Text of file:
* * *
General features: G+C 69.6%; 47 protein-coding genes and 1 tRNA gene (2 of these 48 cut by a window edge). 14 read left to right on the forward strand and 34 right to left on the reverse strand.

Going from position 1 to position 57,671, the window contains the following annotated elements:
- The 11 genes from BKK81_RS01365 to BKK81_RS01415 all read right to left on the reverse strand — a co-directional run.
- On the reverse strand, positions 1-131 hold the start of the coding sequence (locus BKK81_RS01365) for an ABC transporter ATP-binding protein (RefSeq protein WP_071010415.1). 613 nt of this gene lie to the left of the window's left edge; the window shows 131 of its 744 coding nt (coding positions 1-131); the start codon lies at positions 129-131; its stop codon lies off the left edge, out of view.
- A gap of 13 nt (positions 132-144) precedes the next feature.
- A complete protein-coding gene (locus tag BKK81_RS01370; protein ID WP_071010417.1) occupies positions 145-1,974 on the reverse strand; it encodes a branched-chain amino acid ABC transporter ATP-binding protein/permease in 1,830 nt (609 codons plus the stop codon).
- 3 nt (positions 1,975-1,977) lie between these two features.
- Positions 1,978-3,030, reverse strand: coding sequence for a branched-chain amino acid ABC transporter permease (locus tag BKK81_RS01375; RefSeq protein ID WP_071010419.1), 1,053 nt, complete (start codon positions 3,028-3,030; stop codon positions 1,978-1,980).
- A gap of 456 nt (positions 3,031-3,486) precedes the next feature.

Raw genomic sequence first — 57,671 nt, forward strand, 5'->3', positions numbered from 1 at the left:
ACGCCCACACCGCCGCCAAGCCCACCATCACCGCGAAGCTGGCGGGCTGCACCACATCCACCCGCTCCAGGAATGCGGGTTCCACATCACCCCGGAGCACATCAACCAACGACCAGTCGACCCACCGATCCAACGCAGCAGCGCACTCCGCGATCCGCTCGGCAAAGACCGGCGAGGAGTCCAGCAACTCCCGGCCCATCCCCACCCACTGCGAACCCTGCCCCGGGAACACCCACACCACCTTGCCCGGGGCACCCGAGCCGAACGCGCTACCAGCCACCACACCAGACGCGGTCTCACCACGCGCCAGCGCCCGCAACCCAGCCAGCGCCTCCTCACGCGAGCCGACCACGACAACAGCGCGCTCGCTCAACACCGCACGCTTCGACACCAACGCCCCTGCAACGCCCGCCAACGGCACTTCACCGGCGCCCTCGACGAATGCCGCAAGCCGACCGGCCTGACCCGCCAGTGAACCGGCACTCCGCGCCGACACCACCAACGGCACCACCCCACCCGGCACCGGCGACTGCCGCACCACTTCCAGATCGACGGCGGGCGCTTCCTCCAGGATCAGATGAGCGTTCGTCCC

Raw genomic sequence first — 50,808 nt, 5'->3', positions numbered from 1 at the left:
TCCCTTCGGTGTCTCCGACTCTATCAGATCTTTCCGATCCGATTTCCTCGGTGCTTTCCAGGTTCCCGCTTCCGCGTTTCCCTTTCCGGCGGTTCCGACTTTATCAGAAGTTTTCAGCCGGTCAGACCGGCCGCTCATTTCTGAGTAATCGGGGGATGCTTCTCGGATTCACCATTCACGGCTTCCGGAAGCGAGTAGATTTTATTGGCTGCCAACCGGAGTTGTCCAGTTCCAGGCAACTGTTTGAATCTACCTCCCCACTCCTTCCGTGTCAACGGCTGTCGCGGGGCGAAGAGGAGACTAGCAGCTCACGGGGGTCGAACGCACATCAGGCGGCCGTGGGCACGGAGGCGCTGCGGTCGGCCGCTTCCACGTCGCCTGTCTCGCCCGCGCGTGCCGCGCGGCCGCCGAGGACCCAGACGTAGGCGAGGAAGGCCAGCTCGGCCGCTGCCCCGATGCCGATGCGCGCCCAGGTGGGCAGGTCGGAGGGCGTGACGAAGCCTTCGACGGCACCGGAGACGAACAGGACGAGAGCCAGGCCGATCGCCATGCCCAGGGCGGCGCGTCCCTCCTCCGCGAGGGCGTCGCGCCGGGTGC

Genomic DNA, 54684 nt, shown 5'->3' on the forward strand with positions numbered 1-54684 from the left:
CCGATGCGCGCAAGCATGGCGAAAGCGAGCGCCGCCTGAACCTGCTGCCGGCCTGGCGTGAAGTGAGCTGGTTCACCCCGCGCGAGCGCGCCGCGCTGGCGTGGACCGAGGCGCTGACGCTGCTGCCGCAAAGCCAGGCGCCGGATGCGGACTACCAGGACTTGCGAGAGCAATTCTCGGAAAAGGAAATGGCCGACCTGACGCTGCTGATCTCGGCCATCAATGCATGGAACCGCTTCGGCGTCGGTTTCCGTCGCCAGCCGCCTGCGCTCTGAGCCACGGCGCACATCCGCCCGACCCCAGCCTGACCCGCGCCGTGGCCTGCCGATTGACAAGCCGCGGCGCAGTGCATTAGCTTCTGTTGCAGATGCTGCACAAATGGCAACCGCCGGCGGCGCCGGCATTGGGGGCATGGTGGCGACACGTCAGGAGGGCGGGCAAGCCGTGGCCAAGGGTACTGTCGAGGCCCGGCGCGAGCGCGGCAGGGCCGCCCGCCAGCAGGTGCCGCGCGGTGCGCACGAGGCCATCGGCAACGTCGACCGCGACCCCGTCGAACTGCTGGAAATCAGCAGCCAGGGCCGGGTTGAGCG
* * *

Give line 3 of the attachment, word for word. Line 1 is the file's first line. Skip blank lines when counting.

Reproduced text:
- The 11 genes from BKK81_RS01365 to BKK81_RS01415 all read right to left on the reverse strand — a co-directional run.